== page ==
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It's OK to not have an ambitious goal

Illustration of person at beginning of a journey up a mountain
storyset | Freepik

Opinion by Cecilia Astolfi

There's no problem with having a goal – just as long as it doesn't come at the cost of our mental health.

What do you want to do when you grow up?

What qualifications do you want to achieve?

Where do you see yourself in five years?

How does this job fit into your ideal career progression?

These are the kind of questions asked of young people to prompt them to figure out their goals in life.

The reality is that many young (and older!) people don’t have a set goal. Often, having a goal is unlikely due to difficult life circumstance, while some people are simply uncertain of what their goal should actually be. In this article, I will give a brief outline on the theory of goal setting, then discuss what situations make it unrealistic and possibly damaging to set ambitious goals.

What is the intention of goal setting?

There has been a lot of research focused on the benefit of setting clear goals in order to achieve them. Between the 1980s and mid-2000s, researchers worldwide determined that in various conditions, and across various time intervals, goal setting significantly affects performance. Goal Setting Theory affirms that a specific high goal has a positive motivational effect, as it creates a sense of urgency.

SMART goals are a common form of goal setting across various industries, from school and education to health and fitness. These Specific, Measurable, Achievable, Realistic and Time-bound goals are intended to provide a clear framework of how someone can achieve their desired outcomes. This increases their chances of actually achieving it, and in turn boosting their happiness when they reach it.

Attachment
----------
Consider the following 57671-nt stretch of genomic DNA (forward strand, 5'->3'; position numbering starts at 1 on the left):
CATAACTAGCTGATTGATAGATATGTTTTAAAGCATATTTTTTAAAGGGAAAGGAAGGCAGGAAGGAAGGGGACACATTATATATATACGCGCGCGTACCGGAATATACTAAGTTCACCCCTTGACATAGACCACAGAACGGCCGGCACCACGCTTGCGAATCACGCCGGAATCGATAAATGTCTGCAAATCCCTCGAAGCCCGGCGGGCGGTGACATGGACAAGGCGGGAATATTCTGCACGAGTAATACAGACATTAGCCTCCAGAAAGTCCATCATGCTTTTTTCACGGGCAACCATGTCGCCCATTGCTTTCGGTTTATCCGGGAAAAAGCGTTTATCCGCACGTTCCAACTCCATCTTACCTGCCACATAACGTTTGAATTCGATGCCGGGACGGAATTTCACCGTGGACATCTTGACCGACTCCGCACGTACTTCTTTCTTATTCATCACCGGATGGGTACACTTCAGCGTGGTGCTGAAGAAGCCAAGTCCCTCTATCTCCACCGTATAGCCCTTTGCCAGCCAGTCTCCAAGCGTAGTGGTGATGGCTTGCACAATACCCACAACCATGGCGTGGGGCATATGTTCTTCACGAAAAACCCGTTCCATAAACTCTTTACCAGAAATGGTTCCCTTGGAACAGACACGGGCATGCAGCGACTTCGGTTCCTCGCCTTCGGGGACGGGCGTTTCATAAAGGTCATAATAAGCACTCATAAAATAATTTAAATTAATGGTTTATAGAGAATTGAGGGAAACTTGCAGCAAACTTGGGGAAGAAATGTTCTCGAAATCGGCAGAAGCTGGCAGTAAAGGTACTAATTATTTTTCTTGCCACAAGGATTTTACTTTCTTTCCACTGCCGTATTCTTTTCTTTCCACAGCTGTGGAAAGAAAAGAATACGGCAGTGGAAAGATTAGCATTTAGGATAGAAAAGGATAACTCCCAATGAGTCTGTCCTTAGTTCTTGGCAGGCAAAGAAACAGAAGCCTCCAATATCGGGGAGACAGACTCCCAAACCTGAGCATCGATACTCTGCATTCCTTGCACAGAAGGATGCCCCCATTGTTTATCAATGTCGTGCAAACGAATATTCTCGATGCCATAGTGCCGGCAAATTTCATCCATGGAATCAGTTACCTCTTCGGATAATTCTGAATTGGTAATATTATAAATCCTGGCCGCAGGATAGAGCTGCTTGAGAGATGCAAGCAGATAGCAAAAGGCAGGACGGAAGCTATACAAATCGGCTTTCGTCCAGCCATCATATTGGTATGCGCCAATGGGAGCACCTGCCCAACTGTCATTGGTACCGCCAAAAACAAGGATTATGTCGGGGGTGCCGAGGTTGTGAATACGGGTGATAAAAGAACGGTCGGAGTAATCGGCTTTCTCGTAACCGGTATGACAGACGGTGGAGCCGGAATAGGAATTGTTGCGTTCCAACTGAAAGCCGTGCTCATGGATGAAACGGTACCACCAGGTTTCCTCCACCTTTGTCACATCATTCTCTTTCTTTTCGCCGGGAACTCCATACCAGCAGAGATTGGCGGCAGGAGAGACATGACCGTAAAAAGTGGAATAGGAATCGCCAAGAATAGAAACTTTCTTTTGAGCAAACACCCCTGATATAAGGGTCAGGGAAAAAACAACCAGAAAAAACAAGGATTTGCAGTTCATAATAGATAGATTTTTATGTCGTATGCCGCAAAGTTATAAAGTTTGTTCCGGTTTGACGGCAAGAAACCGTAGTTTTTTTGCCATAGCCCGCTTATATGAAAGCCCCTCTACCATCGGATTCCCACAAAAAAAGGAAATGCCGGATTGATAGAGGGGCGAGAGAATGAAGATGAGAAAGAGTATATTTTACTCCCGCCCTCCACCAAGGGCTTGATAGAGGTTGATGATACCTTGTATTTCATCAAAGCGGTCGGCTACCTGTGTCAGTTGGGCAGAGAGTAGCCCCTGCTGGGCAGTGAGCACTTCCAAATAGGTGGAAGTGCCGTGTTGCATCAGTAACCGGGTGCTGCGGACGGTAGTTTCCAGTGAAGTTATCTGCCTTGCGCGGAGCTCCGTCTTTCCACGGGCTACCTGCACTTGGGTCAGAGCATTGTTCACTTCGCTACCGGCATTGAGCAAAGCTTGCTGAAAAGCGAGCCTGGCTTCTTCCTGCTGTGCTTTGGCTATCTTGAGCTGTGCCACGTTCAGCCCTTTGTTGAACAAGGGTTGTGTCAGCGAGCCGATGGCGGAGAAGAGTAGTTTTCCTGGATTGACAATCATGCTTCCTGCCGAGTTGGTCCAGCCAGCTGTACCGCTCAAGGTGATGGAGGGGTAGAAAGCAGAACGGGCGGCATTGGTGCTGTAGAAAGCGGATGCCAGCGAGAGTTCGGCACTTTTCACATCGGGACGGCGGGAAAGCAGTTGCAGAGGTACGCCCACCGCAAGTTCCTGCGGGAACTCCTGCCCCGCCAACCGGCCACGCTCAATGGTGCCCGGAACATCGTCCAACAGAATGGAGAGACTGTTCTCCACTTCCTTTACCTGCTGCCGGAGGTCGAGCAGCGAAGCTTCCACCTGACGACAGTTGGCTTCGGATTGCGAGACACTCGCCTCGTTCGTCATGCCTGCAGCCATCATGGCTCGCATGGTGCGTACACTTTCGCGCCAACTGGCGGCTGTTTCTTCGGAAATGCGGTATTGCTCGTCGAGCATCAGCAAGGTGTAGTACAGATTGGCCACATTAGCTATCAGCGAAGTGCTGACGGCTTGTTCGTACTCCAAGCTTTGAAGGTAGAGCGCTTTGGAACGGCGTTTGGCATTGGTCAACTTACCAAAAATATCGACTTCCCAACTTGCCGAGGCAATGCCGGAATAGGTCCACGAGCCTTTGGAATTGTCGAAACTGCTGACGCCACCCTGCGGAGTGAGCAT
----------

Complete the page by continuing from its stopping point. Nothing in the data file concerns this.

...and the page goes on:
Why goal setting isn’t always successful

But, the practical results are mixed.

Researchers note that there are many factors affecting how well goals work as a motivator. This includes feedback, the complexity of the task, effort, personality traits, and conflict with other priorities. For example, the goal of eating more vegetables may clash with having a very low income.

In some situations, having a goal is simply not feasible. Poor physical or mental health, being a carer, a recent bereavement, financial struggles, overwork and recovering from trauma are examples of obstacles that are difficult to manage. If all or most energy and time of a person is directed to basic survival, it is difficult to be accountable to other less urgent goals. In the case of trauma or unsettling circumstances, taking time to just exist may be the best option. If one is struggling already, the inevitable ups and downs linked to working towards a specific goal may be a lot harder to manage. In these cases, goal-setting becomes what is meant to be overcome: an obstacle, rather than a helpful tool.


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The impact of goal setting on students

Scientific studies focus on a single variable: a single goal which impact is measured, and analysed on characteristics such as age and gender of participants. For example, one study investigated the effect on final exam performance of a task-based and a performance-based goal for college students in a particular course.

While this gives insights on the effect of setting one type of goal, it does not apply to a situation where students have multiple goals. But, the latter is the real-life scenario that students live in; so any evidence from research should be considered critically.

From my experience as a teacher and form tutor, SMART goals are a common tool used in schools to help students achieve their academic goals. Targets are often written by teachers for twice-yearly reports. This means that typically, at GCSE, an individual learner may get 40+ targets a year; at A-level, 24+ targets a year. This is a significantly larger amount than what researchers focus on, so it is possible that the positive effects of setting goals are affected.